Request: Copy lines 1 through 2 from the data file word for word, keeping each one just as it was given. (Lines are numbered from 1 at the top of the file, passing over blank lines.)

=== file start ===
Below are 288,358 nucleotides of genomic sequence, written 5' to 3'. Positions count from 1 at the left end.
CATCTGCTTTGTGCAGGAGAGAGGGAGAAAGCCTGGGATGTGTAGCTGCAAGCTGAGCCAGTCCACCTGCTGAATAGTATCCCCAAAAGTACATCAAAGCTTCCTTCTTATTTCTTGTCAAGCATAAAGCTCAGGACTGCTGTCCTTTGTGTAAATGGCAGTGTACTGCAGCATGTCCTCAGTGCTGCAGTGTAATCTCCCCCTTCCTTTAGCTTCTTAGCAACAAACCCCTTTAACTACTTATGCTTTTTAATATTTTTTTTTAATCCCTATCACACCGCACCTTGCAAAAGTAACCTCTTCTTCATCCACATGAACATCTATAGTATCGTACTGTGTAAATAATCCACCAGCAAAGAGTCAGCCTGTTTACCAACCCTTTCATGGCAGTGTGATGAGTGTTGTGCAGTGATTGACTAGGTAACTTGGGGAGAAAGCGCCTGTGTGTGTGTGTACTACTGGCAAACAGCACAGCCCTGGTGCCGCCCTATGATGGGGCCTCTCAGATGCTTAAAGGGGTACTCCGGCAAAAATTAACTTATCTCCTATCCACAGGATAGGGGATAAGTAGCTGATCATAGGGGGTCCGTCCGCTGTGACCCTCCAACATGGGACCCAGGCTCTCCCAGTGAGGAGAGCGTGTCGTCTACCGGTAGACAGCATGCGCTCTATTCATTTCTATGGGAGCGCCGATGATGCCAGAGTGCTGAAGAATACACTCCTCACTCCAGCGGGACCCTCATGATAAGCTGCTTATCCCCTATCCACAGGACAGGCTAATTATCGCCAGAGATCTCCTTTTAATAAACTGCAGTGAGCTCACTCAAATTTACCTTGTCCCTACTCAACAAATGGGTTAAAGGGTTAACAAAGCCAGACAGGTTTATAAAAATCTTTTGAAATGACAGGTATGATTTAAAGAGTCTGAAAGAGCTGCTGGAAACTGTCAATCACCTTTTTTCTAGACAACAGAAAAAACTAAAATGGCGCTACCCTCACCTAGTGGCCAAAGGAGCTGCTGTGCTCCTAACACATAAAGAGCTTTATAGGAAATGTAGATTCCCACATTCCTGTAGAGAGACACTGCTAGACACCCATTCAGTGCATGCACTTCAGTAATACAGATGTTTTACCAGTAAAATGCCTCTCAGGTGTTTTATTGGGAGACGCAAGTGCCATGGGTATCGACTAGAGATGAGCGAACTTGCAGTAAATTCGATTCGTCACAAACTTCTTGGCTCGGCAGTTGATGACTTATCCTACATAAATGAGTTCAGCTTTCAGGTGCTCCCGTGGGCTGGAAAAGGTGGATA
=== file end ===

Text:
Below are 288,358 nucleotides of genomic sequence, written 5' to 3'. Positions count from 1 at the left end.
CATCTGCTTTGTGCAGGAGAGAGGGAGAAAGCCTGGGATGTGTAGCTGCAAGCTGAGCCAGTCCACCTGCTGAATAGTATCCCCAAAAGTACATCAAAGCTTCCTTCTTATTTCTTGTCAAGCATAAAGCTCAGGACTGCTGTCCTTTGTGTAAATGGCAGTGTACTGCAGCATGTCCTCAGTGCTGCAGTGTAATCTCCCCCTTCCTTTAGCTTCTTAGCAACAAACCCCTTTAACTACTTATGCTTTTTAATATTTTTTTTTAATCCCTATCACACCGCACCTTGCAAAAGTAACCTCTTCTTCATCCACATGAACATCTATAGTATCGTACTGTGTAAATAATCCACCAGCAAAGAGTCAGCCTGTTTACCAACCCTTTCATGGCAGTGTGATGAGTGTTGTGCAGTGATTGACTAGGTAACTTGGGGAGAAAGCGCCTGTGTGTGTGTGTACTACTGGCAAACAGCACAGCCCTGGTGCCGCCCTATGATGGGGCCTCTCAGATGCTTAAAGGGGTACTCCGGCAAAAATTAACTTATCTCCTATCCACAGGATAGGGGATAAGTAGCTGATCATAGGGGGTCCGTCCGCTGTGACCCTCCAACATGGGACCCAGGCTCTCCCAGTGAGGAGAGCGTGTCGTCTACCGGTAGACAGCATGCGCTCTATTCATTTCTATGGGAGCGCCGATGATGCCAGAGTGCTGAAGAATACACTCCTCACTCCAGCGGGACCCTCATGATAAGCTGCTTATCCCCTATCCACAGGACAGGCTAATTATCGCCAGAGATCTCCTTTTAATAAACTGCAGTGAGCTCACTCAAATTTACCTTGTCCCTACTCAACAAATGGGTTAAAGGGTTAACAAAGCCAGACAGGTTTATAAAAATCTTTTGAAATGACAGGTATGATTTAAAGAGTCTGAAAGAGCTGCTGGAAACTGTCAATCACCTTTTTTCTAGACAACAGAAAAAACTAAAATGGCGCTACCCTCACCTAGTGGCCAAAGGAGCTGCTGTGCTCCTAACACATAAAGAGCTTTATAGGAAATGTAGATTCCCACATTCCTGTAGAGAGACACTGCTAGACACCCATTCAGTGCATGCACTTCAGTAATACAGATGTTTTACCAGTAAAATGCCTCTCAGGTGTTTTATTGGGAGACGCAAGTGCCATGGGTATCGACTAGAGATGAGCGAACTTGCAGTAAATTCGATTCGTCACAAACTTCTTGGCTCGGCAGTTGATGACTTATCCTACATAAATGAGTTCAGCTTTCAGGTGCTCCCGTGGGCTGGAAAAGGTGGATA